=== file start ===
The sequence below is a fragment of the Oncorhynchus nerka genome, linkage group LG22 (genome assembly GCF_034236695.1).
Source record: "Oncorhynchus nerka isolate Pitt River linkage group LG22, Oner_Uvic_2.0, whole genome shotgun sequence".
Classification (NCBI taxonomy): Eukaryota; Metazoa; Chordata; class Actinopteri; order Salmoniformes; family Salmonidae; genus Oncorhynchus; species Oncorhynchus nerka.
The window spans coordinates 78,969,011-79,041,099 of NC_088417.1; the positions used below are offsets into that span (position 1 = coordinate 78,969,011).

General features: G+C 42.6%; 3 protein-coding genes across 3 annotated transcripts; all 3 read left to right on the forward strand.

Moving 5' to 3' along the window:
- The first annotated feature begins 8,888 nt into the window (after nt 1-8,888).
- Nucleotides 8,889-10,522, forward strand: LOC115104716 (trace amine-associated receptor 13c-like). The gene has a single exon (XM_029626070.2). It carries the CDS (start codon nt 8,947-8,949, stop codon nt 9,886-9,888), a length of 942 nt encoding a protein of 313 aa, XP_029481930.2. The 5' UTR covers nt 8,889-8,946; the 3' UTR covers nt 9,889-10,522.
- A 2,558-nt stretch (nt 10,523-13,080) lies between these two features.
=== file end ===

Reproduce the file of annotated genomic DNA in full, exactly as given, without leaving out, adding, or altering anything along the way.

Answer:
The sequence below is a fragment of the Oncorhynchus nerka genome, linkage group LG22 (genome assembly GCF_034236695.1).
Source record: "Oncorhynchus nerka isolate Pitt River linkage group LG22, Oner_Uvic_2.0, whole genome shotgun sequence".
Classification (NCBI taxonomy): Eukaryota; Metazoa; Chordata; class Actinopteri; order Salmoniformes; family Salmonidae; genus Oncorhynchus; species Oncorhynchus nerka.
The window spans coordinates 78,969,011-79,041,099 of NC_088417.1; the positions used below are offsets into that span (position 1 = coordinate 78,969,011).

General features: G+C 42.6%; 3 protein-coding genes across 3 annotated transcripts; all 3 read left to right on the forward strand.

Moving 5' to 3' along the window:
- The first annotated feature begins 8,888 nt into the window (after nt 1-8,888).
- Nucleotides 8,889-10,522, forward strand: LOC115104716 (trace amine-associated receptor 13c-like). The gene has a single exon (XM_029626070.2). It carries the CDS (start codon nt 8,947-8,949, stop codon nt 9,886-9,888), a length of 942 nt encoding a protein of 313 aa, XP_029481930.2. The 5' UTR covers nt 8,889-8,946; the 3' UTR covers nt 9,889-10,522.
- A 2,558-nt stretch (nt 10,523-13,080) lies between these two features.